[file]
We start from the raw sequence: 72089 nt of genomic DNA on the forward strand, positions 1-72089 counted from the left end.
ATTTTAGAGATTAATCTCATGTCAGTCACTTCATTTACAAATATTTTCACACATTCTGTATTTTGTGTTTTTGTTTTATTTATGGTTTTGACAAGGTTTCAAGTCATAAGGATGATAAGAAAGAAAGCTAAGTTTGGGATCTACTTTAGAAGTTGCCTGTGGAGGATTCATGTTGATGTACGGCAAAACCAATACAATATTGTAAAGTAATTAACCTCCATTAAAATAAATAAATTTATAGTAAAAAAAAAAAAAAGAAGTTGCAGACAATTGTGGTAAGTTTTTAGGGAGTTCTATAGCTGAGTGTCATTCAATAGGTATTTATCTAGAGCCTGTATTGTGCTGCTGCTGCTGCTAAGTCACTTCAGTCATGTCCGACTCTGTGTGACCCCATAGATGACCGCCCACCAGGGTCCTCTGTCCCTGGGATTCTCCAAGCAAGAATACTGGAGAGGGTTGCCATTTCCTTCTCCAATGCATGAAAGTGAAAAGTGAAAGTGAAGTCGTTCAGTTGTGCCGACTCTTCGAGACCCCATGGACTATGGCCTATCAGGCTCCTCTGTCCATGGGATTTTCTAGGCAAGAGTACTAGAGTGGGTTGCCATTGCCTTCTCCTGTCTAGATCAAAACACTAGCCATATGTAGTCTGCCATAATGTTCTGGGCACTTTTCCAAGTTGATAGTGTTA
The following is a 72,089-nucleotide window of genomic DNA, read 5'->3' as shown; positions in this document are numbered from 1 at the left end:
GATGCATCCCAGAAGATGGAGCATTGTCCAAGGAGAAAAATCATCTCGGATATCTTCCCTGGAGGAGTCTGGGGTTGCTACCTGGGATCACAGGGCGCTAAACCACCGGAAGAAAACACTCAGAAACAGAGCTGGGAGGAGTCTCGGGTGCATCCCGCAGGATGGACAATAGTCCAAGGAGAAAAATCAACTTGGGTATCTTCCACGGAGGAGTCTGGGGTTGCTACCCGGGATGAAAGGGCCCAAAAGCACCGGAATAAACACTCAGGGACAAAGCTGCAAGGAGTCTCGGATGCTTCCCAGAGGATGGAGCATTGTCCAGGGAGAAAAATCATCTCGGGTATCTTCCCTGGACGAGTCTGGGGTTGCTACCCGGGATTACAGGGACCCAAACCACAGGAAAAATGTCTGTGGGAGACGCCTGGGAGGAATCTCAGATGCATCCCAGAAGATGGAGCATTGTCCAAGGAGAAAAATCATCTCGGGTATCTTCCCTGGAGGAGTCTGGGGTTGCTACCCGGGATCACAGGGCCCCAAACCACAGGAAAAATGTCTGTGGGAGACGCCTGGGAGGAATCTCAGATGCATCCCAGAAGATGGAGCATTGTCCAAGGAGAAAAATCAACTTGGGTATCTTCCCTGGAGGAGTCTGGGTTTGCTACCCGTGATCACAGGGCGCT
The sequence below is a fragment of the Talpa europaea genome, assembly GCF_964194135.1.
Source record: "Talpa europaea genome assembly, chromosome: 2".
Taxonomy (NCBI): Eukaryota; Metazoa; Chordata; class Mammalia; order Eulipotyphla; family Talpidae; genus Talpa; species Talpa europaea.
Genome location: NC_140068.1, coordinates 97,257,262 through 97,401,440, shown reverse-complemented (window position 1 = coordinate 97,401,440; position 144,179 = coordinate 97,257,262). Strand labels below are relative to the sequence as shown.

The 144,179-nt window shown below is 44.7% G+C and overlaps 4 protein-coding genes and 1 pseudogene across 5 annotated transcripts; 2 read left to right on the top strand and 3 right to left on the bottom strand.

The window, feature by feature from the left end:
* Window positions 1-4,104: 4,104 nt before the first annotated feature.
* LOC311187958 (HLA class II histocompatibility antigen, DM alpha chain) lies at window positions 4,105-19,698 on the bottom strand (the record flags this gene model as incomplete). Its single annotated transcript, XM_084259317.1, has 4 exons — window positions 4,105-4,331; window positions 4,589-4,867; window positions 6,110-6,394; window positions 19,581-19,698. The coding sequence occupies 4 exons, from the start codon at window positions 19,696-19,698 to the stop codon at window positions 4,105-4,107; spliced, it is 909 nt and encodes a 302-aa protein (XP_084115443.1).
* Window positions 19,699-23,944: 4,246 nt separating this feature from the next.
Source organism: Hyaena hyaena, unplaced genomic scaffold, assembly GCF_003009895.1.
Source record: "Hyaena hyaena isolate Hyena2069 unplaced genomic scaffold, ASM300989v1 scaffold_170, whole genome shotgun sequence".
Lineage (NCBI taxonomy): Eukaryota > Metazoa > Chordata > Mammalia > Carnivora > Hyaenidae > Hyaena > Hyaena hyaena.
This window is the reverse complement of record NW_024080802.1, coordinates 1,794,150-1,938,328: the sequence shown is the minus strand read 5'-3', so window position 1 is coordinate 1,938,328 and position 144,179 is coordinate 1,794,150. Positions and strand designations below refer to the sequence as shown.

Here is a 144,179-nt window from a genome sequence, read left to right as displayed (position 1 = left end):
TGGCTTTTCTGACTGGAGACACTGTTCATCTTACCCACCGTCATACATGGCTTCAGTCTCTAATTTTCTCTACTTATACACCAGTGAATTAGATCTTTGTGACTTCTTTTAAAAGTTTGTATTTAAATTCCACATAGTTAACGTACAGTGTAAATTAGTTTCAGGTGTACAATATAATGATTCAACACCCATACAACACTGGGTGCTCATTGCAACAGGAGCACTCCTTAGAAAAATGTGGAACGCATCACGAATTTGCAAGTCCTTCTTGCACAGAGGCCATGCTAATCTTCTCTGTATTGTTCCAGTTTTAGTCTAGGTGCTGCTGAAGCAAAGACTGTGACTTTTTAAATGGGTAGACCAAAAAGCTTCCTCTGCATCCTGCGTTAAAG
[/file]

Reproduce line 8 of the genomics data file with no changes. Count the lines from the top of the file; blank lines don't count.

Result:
Genome location: NC_140068.1, coordinates 97,257,262 through 97,401,440, shown reverse-complemented (window position 1 = coordinate 97,401,440; position 144,179 = coordinate 97,257,262). Strand labels below are relative to the sequence as shown.